The brothers find they’re doing a lot of digging and moving of items, so they’ve invested in a Bobcat 435 excavator. They’ve only logged 50 hours on the machine, but it’s used for landscaping projects and digging postholes.
There’s a substantial amount of sloping, grass-covered areas at Milford Hills that must mowed, and they’ve turned to three Bob-Cat zero-turn mowers with cutting widths of 48-72 inches.
They also have a Land Pride rotary cutter and broadcast spreader for lawn work, 3 Stihl chain saws and a Stihl pole saw for cutting trees and managing habitat, and 2 Stihl weed eaters.
Other equipment includes utility vehicles and golf carts needed for transportation and miscellaneous jobs.
The brothers own 3 Honda utility vehicles — two Rubicons and a Big Red that can accumulate up to 120 miles a day each during the busy hunting season. The UTVs are usually sold each year and replaced with new models.
“They always run. They’re running in below-zero temperatures, or snow, or when it’s sloppy out there,” Lloyd says. “We’ve tried other brand names but nothing’s held up like Hondas.”
Three E-Z-Go Workhorse golf carts are used for transportation of employees and customers.
Dependable Dealers are Key
Milford Hills spends nearly $14,000 a year on parts and service for maintenance of the chains saws, utility vehicles, tractors, the seeder and other equipment.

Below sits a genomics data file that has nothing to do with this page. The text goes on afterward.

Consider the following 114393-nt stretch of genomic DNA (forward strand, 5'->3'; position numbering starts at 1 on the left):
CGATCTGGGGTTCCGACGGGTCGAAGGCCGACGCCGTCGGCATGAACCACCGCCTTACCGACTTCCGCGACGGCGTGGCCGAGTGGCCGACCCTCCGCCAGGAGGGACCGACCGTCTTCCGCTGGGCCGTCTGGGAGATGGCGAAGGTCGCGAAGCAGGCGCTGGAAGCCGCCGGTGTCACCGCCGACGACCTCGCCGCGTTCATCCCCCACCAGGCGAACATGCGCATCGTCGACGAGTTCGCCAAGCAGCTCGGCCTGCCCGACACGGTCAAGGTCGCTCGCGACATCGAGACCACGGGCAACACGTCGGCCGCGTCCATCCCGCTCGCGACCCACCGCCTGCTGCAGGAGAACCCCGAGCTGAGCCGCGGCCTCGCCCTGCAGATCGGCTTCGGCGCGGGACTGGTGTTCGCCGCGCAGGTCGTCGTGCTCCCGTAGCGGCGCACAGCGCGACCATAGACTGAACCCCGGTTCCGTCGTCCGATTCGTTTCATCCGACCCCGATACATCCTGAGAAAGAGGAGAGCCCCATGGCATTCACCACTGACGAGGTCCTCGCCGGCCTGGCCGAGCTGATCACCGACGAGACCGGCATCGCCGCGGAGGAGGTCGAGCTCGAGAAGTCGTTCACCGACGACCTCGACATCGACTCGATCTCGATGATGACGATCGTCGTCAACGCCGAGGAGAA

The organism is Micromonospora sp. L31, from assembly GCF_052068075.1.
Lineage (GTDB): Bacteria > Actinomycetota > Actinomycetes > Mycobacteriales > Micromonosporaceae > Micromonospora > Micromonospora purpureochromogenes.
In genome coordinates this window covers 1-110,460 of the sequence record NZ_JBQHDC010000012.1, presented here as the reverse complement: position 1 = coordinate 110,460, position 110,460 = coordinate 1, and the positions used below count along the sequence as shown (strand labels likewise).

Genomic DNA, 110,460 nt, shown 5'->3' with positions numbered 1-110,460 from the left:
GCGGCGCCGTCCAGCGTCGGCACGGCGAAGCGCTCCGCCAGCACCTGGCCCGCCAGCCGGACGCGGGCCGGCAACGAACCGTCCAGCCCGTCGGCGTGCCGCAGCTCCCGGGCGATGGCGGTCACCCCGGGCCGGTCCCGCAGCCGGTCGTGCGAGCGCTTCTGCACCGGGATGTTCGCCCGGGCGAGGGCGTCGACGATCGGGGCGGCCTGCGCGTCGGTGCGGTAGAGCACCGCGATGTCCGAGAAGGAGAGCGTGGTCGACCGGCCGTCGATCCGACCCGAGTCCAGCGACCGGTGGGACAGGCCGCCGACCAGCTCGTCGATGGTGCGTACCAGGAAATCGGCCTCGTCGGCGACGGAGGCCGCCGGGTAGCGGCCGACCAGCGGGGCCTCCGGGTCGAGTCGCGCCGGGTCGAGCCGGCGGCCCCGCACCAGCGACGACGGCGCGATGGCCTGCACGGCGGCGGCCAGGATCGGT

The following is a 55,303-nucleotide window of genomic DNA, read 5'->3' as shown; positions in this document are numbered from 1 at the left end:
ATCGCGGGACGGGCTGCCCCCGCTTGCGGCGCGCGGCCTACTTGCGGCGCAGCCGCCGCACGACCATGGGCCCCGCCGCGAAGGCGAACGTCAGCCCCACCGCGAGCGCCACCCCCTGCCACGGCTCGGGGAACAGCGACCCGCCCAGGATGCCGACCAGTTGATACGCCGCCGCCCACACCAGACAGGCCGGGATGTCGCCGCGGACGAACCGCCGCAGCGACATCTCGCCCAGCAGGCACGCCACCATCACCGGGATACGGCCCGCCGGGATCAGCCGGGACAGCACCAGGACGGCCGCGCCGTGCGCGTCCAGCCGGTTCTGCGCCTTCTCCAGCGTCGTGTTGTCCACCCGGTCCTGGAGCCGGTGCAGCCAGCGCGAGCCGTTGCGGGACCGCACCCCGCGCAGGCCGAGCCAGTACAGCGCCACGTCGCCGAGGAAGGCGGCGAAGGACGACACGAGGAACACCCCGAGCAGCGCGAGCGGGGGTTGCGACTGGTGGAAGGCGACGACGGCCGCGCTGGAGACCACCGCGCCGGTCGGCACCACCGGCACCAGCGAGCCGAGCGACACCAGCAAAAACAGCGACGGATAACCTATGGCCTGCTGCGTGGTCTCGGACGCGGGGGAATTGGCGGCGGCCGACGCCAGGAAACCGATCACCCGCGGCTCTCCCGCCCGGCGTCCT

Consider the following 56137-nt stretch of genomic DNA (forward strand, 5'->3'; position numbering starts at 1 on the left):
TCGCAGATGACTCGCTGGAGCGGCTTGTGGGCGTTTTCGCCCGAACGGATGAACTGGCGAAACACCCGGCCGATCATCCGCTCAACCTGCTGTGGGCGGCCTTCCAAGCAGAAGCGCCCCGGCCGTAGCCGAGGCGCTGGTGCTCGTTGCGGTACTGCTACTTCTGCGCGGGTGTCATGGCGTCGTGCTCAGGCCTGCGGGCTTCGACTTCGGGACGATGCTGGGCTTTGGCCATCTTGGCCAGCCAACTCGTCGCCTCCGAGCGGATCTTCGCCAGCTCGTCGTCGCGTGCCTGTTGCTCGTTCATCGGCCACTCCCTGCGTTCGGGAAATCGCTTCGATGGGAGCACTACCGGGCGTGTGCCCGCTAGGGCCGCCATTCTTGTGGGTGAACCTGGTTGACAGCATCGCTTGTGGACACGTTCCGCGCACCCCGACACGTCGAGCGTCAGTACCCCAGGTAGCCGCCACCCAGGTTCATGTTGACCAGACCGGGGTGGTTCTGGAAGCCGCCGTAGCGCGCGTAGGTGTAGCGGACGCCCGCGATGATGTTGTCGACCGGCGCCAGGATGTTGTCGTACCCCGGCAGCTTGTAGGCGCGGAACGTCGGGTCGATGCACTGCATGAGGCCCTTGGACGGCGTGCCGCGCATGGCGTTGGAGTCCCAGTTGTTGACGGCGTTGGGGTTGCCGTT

In return for their business, Lloyd and Dan rely very heavily on their equipment dealers —Mid-State Equipment (Deere), with 6 locations in southern Wisconsin; Waupun Equipment Co. (New Holland, AGCO), with 2 locations in Wisconsin; Bobcat Plus in Butler, Wis., and Rob’s Performance Motorsports (Honda) in Johnson Creek, Wis.
In the past, Waupun Equipment has provided loaner UTVs to Milford Hills if repairs can’t be made immediately, and the Marks brothers have received similar treatment from Rob’s Performance if they’re in a tight spot. “That’s the kind of relationship that we need,” Lloyd says.
The consequences of broken-down equipment means frustration, embarrassment, poor word-of-mouth and lost business. There’s added pressure with events like weddings because expectations of the property are very high.
“If you’re just messing around with your house, and it’s no big deal if you don’t cut the grass in the next couple of days, you can get away with buying a lower-quality lawn mower,” Dan says. “For us, if we’ve got a wedding coming in here, that won’t work. The bride wants that lawn groomed.”
Another example is snow removal. Milford Hills has miles and miles of trails that must be plowed for customers and vehicles, a task done with the Bobcat loader and Deere 5500 tractor. “In the winter we’ve got hunters coming our way and that equipment has to run,” says Lloyd.
Recently, the Deere 7320 failed to start as the brothers prepared to transport 40 hunters on a hay wagon to a pheasant tower shoot. The tractor had already been looked at several times by a technician for the same problem. “I finally threw some ether in there to got the tractor started,” Lloyd said.
“We don’t have time to sit and work on equipment. Dealerships work on equipment every day, so it’s easier for them to do it than us trying to figure out what’s going on.”